Exploring the art of prose


Author: Amber Blaeser-Wardzala

Author’s Note

I’ve always been fascinated with people who unabashedly profess a love for cowboys and old westerns. It’s one of those things that I can’t imagine telling people without adding an addendum. But considering people also still profess a love of Pocahontas and Peter Pan and cheer for the Chiefs and the Braves, I guess I shouldn’t be surprised that cowboy movies aren’t a red flag to most people.

Still, it’s something that’s always bothered me, because often those same people who love westerns are the ones handing out microaggressions like they have a lifetime supply of them gathering dust in their basement. I decided to do something with the trope of cowboys and Indians, to write a story of how the normalized caricatures of Natives cause real harm and lead to the fetishization of culture and, ultimately, violence toward Indigenous people, especially Indigenous women.

According to the NCAI Policy Research Center, Indigenous women are ten times more likely to experience violence than the national average. Four in five Native women have experienced violence in their lives, and more than half have experienced explicitly sexual violence. We’re two-and-a-half times more likely to be raped or sexually violated than any other group of women in the United States. Ninety-six percent of the perpetrators of these sexually violent crimes are non-Natives. It all comes back to the portrayal of Native people in the media. If we’re depicted as animalistic, savage, oversexualized “creatures,” then people believe they can treat us that way.

I wrote the initial drafts of this story in first person. Eight months later, I realized the story needed to be in third person. “Costumes” became my first experience with completely changing the point of view of a story. During my first attempt at this major edit, I worked in the same document and just changed all the I’s to she’s. I quickly learned that changing point of view is more than just pronouns. Key parts of the story relied on that first-person interiority that weren’t conveyed with third person. I scrapped that entire draft and waited a week before trying again. I ended up rereading the first-person version in the morning and then, that afternoon I rewrote the story from memory, following the narrative arc of the piece and allowing myself to find new details and images that better served my third-person narrator.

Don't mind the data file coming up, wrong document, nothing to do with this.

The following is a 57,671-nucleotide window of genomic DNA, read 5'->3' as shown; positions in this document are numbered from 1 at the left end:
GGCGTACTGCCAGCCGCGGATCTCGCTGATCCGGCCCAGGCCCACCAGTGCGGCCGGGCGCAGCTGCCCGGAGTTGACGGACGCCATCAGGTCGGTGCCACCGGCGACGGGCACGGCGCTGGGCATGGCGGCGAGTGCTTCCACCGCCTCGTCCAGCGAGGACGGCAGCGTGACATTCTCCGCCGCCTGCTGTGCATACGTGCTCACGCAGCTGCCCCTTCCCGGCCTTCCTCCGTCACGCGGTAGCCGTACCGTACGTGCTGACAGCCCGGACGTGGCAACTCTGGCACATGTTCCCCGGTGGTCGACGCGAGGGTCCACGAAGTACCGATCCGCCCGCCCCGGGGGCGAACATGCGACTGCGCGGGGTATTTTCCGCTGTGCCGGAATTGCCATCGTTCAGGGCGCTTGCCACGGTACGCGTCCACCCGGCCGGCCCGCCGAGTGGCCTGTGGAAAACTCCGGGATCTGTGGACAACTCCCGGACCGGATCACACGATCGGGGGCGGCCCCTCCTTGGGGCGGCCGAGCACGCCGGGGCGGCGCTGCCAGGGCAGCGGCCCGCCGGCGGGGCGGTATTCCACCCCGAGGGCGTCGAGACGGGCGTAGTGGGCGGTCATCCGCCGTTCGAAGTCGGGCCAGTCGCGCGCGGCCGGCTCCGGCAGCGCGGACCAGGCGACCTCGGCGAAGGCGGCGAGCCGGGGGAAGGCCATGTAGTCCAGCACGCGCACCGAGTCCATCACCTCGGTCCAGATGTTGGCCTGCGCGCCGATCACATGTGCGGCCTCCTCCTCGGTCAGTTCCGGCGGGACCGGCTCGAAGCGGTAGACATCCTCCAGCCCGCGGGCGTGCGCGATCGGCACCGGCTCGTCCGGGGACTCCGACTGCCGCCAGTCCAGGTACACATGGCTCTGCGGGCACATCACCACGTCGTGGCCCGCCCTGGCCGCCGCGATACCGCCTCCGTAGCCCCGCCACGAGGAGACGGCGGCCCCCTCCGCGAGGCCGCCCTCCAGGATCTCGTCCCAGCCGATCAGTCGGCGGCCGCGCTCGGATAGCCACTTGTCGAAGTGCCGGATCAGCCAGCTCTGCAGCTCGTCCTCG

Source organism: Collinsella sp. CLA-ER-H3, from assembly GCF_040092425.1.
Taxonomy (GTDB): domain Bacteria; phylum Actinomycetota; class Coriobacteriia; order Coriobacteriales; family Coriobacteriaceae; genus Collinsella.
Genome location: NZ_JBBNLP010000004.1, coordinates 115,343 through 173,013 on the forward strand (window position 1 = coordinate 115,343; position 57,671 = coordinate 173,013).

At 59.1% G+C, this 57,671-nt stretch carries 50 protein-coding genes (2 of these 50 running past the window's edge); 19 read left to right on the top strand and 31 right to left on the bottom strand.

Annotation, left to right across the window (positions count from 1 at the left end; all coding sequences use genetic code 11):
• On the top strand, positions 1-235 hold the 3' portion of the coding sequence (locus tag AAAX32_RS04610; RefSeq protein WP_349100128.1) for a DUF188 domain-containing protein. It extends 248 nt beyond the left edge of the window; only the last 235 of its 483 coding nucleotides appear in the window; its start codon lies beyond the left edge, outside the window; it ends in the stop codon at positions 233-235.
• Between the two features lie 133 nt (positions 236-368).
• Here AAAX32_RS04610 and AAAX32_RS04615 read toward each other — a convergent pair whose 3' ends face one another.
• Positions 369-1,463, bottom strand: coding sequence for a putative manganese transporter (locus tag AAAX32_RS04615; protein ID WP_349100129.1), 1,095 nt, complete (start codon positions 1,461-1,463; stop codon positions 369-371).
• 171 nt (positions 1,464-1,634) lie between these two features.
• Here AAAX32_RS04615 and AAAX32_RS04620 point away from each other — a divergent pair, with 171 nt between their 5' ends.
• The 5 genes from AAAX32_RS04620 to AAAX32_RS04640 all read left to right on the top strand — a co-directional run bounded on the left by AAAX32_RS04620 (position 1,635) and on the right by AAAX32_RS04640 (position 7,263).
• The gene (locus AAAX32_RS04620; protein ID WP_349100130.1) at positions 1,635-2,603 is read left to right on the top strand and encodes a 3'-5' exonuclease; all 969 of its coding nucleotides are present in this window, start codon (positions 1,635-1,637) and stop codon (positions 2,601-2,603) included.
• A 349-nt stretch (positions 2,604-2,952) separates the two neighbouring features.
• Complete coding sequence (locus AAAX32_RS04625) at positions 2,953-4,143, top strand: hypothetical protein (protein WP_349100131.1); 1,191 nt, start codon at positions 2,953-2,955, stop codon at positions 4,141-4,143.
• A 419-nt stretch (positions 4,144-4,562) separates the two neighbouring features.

I had decided to change point of view after I received feedback that there was a distance from the narrator and a lack of emotional expression that wasn’t typical of first-person narratives. My professor wanted me to flesh those parts out, but I wanted to lean into that distance, that dissociation. I wanted to mimic that sense of numbness BIPOC people can develop to micro- and macroaggressions, the way those aggressions pile on top of each other. In rewriting the story in third person, I wanted my readers to feel that dissociation. I wanted them to sit with the understanding that the fetishization of BIPOC women is an everyday occurrence and we as a society need to stop normalizing the racism that causes this violence.


AMBER BLAESER-WARDZALA is an Anishinaabe writer, beader, fencer, and Jingle Dress Dancer from White Earth Nation in Minnesota. A current MFA Candidate in Fiction at Arizona State University, her writing is forthcoming from Passages NorthTahoma Literary Review, and a Penguin Random House anthology. Her work has appeared in Ruminate MagazineJet Fuel Review, and others. Blaeser-Wardzala is a 2022 Tin House fellow and a 2021 fellow for the inaugural Women’s National Book Association’s Authentic Voices Program. Her novel-in-progress was shortlisted for the 2022 Granum Foundation Prize. She is the current nonfiction editor for Hayden’s Ferry Review. Find her on Twitter @amber2dawn.